rename is a command part of util-linux package. As its name suggests, it’s for renaming files; more specifically, batch or bulk renaming with pattern.

There is another variation of rename, prename, which is written in Perl and can be found on Debian-based distributions. The Perl and util-linux versions are fundamentally different. Perl one is based on regular expression and util-linux’s is not.

1   Caveats

Keep in mind, rename does not recognize regular expression, only simple pattern (literal string). Since it’s not regular expression, therefore there is no greedy substitution, that is no s/pattern/replacement/g in regular expression term.

The most serious caveat might the file overwrite, for example:

$ touch a b
$ rename a b *

The b file would be replaced by file a and there is no warning about it.

2   Usage

The command is used as:

rename pattern replacement file(s)

pattern is the string which is to be replaced with replacement, and files are the files are to be processed one by one with the pattern.

2.1   Options

rename doesn’t have many options, it has only one -v as for verbosity. Which outputs what it has done, for example:

$ touch foo.example
$ rename foo bar *
`foo.example' -> `bar.example'

3   Examples

3.1   Prefixing zeroes

There are some times that filenames with numbers. If I recall correctly, there is a feature of numbering files in Windows File Explorer. It’s a good feature and example for this, but somewhat problematic when loading those files in a program. The filenames—and the problem—may look like:

$ ls -1 *.ext
file (1).ext
file (10).ext
file (2).ext
...
file (9).ext

As you can see, the sorting isn’t by the numbers but alphabetically. To resolve it, we prefix a zero:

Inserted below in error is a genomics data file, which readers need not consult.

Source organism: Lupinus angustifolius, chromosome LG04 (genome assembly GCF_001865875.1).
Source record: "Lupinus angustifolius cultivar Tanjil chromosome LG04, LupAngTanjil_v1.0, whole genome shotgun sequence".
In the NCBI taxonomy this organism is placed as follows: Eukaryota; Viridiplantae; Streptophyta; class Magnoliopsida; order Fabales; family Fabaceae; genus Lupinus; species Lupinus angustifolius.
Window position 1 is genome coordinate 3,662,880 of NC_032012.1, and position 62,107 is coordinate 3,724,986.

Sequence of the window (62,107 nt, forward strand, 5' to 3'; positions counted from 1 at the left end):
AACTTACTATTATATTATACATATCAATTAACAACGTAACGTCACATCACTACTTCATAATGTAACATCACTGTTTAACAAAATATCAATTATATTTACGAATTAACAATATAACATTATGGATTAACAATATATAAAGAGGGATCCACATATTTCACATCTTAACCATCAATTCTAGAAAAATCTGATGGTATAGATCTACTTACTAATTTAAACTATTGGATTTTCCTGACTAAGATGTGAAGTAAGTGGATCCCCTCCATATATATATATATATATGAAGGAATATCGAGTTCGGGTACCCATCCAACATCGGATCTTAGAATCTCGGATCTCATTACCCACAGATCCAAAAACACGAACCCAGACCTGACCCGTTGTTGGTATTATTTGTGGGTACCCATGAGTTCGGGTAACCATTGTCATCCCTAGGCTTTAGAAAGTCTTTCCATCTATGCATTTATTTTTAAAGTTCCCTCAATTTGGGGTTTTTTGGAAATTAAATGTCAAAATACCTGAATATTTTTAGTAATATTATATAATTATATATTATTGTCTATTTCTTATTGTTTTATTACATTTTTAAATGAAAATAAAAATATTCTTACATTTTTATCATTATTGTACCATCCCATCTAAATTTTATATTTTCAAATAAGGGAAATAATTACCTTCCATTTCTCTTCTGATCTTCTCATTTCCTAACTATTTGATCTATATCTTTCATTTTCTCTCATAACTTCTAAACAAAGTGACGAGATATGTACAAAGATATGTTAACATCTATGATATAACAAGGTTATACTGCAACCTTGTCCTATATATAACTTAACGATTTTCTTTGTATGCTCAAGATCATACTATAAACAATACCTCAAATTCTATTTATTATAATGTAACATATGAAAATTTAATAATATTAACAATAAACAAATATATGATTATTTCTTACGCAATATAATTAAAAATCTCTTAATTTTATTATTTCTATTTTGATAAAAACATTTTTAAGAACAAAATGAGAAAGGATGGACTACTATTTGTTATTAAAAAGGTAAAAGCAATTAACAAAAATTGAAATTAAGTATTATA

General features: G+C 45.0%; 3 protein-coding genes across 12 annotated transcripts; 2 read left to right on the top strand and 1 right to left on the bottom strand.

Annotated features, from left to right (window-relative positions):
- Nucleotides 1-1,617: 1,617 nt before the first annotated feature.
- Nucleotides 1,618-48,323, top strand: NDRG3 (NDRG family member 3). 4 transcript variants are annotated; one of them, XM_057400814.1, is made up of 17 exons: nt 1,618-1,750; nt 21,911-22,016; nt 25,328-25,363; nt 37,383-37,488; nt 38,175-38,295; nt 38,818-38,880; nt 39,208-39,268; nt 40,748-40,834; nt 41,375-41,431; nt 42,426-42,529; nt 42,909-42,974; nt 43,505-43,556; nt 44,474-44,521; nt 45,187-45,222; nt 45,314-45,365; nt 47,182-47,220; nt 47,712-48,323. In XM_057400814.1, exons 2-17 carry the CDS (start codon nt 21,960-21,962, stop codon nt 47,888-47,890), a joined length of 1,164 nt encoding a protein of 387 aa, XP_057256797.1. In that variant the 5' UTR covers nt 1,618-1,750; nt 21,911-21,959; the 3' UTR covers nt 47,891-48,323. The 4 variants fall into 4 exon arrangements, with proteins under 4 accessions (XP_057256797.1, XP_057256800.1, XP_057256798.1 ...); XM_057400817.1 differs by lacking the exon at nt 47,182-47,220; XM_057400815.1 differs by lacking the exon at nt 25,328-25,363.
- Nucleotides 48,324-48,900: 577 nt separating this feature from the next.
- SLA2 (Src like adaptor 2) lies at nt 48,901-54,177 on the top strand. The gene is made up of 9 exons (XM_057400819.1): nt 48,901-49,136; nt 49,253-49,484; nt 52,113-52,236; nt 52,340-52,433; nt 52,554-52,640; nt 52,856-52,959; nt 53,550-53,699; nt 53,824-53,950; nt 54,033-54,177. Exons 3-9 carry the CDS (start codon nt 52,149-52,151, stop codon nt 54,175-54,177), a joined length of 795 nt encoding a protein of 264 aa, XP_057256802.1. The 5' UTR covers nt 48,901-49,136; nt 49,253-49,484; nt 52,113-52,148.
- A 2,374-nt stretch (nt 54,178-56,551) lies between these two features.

rename '(' '(0' *'('?')'*.ext

The Bath Pathname Expansion, *'('?')'*.ext, only matches files with single character within filename. You can use *'('[0-9]')'*.ext to be more precise, but it’s not necessary. rename then adds additional zero after left parenthesis.

Like said Caveats, rename can’t use regular expression, or this would be simpler and more clear.

3.2   Prefixing string

If you need to prefix something before filenames, run:

rename '' 'PREFIX ' *

The empty string matches right away, that is beginning of a filename, then it’s replaced with replacement.

3.3   Appending string

If the file is like MAIN.EXT, then it’s fairly simply, for example:

rename '.' ' APPEND.' *.ext

But it is impossible if appending to entire filename and there is no common suffix. For example, appending to files like foobar and dummy.

3.4   Replacing extension

From time to time, there is a need for nitpicking on file extension for personal preferences. For examples,

foobar.JPG -> foobar.jpg
foobar.jpeg -> foobar.jpg
foobar.htm -> foobar.html
foobar.mkd -> foobar.md

With rename, simply supply two extensions to it, for instance,

$ rename .JPG .jpg *.JPG

Like said Caveats, the substitution only occurs once and you can not control where the occurrence can be like ^ or $ in regular expression. So, for some funky filenames like foobar.JPG.mkd, it may or may not be giving you some unexpected (unacceptable) results.

3.5   Removing or replacing string or character(s)

By now, you should have no problem with string removal—replacement is empty string—or character replacement. As said in Caveats, there is no greedy substitution, hence you can’t actually replace all spaces with dashes effectively as you want to with:

rename ' ' '-' files

Every run of rename can only replace once. That is said, if a filename with five spaces, you must run rename five times. This should be enough to say, it isn’t ideal to use rename for this kind of case. You may want to consider other renaming methods or just write a simple one-liner in shell script.